Wolfgang Voigt – Infotext en
Path. Destination. Loop. – Forest Loop.
Wolfgang Voigt, born 1961 in Cologne, Germany is an internationally established artist and producer of electronic music. His creative body has always been characterized by complexity, boundlessness, unpredictability. The negation of the bounds of genre, style, and taste has been and still is today a crucial element of his body of work, just like the uptake / quotation and processing of external contents through universal sampling.
Having been socialized in the pop culture of the 1970s and 80s, Wolfgang Voigt has
since been creating his very own art-music cosmos influenced by glam rock and jazz, new wave and folk music, pop art, and digital expressionism.
His audiovisual project GAS, based on psychedelically-compressed classical sound sources in combination with ecstatically- focused forest photographs and films, particularly fascinates audiences far beyond electronic music and techno. “GAS fantasizes about an audiovisual frenzy between Schönberg and Kraftwerk,
between French horn and bass drum. GAS is Wagner as glam rock, is Hansel and
Gretel on acid. An endless march through the undergrowth, into the imaginary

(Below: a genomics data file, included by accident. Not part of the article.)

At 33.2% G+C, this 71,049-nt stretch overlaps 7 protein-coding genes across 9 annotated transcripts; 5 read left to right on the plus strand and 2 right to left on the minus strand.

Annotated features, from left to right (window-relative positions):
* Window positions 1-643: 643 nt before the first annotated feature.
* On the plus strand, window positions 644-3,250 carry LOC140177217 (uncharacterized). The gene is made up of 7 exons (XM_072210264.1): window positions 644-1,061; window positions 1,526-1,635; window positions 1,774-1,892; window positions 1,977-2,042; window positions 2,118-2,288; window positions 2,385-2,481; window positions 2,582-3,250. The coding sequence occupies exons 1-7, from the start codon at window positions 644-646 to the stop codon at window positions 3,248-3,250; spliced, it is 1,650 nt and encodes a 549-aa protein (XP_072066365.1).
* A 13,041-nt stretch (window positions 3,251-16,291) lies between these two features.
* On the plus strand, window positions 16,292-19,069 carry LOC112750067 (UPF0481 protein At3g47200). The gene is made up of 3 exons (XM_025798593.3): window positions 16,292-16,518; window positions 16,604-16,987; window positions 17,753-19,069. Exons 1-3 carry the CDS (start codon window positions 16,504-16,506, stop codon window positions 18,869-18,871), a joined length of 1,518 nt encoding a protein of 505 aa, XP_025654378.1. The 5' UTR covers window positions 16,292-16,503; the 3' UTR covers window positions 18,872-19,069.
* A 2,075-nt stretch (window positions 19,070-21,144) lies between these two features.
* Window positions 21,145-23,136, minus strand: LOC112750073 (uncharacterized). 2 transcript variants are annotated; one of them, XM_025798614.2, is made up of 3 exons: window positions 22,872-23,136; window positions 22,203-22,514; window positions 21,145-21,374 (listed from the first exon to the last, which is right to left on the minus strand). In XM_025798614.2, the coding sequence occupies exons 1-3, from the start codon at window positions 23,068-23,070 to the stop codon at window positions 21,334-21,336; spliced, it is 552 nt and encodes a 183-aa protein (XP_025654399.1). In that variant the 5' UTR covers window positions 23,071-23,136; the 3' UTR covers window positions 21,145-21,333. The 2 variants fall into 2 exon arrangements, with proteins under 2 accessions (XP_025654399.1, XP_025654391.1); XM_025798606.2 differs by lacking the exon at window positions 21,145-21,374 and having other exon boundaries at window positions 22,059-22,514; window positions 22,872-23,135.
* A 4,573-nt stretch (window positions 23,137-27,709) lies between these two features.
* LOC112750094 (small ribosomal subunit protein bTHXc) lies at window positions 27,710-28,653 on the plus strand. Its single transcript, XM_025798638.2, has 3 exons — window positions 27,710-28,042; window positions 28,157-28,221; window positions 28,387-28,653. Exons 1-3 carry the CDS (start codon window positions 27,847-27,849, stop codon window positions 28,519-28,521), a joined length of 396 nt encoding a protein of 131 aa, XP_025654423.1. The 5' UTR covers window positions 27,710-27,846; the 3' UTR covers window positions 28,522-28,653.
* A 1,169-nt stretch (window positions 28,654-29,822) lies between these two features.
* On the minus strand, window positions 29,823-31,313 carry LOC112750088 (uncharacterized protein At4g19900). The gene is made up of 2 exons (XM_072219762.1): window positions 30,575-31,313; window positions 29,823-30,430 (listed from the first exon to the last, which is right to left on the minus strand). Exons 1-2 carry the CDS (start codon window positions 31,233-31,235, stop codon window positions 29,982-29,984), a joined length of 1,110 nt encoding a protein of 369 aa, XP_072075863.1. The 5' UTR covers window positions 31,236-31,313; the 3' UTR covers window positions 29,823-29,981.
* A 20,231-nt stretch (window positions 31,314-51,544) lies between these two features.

discotheque of a nebulous, abstract forest”.
Both his musical and pictorial work has Wolfgang Voigt mostly follow strictly
conceptual principles, which he repeatedly refines and variegates. Besides a
predominantly sample-based, rather freely abstract to gestural musical and figurative language, it is mainly the loop principle that has fascinated Voigt all along.
The static or varied replay of minimalistic-repetitive structures, birthing certain
patterns, and shapes. A way of thinking that is also very much influenced by the
structure of computer-based music programs, which is visible in Voigt’s work in
various ways. And although or maybe because of the computer being Voigt’s
primary artistic medium in both disciplines – and Voigt mainly considers himself a
digital artist – he occasionally transposes his conceptual, mostly serial ideas to the
“live” instrument (Freiland Klaviermusik) or “real” color (machine painting).